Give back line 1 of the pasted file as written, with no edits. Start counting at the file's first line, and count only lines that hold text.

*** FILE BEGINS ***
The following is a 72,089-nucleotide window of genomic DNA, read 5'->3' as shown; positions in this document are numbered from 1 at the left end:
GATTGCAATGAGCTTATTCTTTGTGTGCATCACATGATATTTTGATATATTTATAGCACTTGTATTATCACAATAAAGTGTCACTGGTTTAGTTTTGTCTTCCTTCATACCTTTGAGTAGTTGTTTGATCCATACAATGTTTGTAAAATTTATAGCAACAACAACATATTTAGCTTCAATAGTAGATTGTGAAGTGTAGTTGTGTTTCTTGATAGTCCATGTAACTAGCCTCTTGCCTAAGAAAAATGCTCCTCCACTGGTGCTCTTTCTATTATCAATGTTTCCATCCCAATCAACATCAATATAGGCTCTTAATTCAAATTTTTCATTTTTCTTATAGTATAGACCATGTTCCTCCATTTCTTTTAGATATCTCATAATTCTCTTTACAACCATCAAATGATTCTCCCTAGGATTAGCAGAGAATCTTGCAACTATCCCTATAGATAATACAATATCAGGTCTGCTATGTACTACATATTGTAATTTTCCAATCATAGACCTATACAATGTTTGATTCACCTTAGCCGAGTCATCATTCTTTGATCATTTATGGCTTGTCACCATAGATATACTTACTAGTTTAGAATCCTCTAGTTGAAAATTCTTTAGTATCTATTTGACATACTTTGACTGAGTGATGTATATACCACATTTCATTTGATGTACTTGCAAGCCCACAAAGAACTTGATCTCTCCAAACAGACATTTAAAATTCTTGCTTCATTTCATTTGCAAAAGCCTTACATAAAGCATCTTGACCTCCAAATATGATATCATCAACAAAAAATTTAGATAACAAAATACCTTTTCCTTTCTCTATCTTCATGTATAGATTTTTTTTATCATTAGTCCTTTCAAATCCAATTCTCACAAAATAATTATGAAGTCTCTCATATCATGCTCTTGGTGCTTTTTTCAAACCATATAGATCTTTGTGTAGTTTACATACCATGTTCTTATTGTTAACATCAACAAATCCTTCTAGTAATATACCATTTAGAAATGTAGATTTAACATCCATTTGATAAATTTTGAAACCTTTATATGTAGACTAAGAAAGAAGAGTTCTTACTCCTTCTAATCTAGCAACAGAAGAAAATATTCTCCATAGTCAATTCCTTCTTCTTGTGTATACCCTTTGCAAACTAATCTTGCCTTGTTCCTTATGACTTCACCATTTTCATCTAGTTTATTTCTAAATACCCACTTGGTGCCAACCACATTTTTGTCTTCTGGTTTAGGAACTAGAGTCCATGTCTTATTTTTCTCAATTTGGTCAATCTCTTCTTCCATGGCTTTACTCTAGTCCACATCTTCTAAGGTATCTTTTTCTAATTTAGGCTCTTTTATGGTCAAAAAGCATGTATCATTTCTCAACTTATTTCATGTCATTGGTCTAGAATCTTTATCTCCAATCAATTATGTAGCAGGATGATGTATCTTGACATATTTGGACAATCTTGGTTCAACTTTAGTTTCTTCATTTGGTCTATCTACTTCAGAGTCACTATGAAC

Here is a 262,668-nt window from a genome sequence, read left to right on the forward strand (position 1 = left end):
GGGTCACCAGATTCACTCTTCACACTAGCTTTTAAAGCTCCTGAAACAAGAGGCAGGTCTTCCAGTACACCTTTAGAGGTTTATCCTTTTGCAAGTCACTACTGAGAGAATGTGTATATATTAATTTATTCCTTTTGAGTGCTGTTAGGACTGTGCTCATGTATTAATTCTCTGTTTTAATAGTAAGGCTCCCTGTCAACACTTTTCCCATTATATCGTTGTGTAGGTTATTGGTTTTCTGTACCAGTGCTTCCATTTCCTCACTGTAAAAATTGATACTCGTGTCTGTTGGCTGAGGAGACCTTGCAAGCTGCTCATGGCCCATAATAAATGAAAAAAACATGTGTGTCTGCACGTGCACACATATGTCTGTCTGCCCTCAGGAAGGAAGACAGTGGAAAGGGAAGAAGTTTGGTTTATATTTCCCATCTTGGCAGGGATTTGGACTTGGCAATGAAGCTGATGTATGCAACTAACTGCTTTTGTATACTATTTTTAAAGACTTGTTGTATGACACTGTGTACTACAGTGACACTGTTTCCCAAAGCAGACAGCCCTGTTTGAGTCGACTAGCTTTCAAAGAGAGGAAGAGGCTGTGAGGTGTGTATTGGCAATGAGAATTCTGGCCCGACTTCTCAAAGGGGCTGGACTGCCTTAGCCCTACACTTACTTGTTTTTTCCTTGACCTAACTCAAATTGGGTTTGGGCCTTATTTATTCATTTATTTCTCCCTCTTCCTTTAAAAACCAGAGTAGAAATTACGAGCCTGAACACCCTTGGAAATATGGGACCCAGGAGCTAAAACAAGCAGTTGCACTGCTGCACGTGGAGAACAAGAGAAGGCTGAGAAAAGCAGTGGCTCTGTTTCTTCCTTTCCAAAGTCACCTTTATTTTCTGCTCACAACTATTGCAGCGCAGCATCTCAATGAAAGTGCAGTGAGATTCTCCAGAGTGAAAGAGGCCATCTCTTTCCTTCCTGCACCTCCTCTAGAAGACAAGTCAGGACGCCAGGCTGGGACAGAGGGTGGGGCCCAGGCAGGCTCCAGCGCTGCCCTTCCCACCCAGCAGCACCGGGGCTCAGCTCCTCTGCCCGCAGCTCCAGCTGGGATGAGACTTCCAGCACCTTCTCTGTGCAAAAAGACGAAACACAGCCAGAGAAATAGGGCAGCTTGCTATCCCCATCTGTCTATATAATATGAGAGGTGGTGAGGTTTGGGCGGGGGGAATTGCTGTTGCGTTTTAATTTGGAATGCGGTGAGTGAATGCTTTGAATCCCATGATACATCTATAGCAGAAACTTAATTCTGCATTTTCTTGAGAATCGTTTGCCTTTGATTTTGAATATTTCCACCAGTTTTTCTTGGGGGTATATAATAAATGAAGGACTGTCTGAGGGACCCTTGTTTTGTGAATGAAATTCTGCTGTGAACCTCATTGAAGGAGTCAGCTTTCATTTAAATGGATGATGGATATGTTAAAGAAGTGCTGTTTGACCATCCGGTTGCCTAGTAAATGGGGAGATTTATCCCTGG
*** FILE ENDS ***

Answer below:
The following is a 72,089-nucleotide window of genomic DNA, read 5'->3' as shown; positions in this document are numbered from 1 at the left end: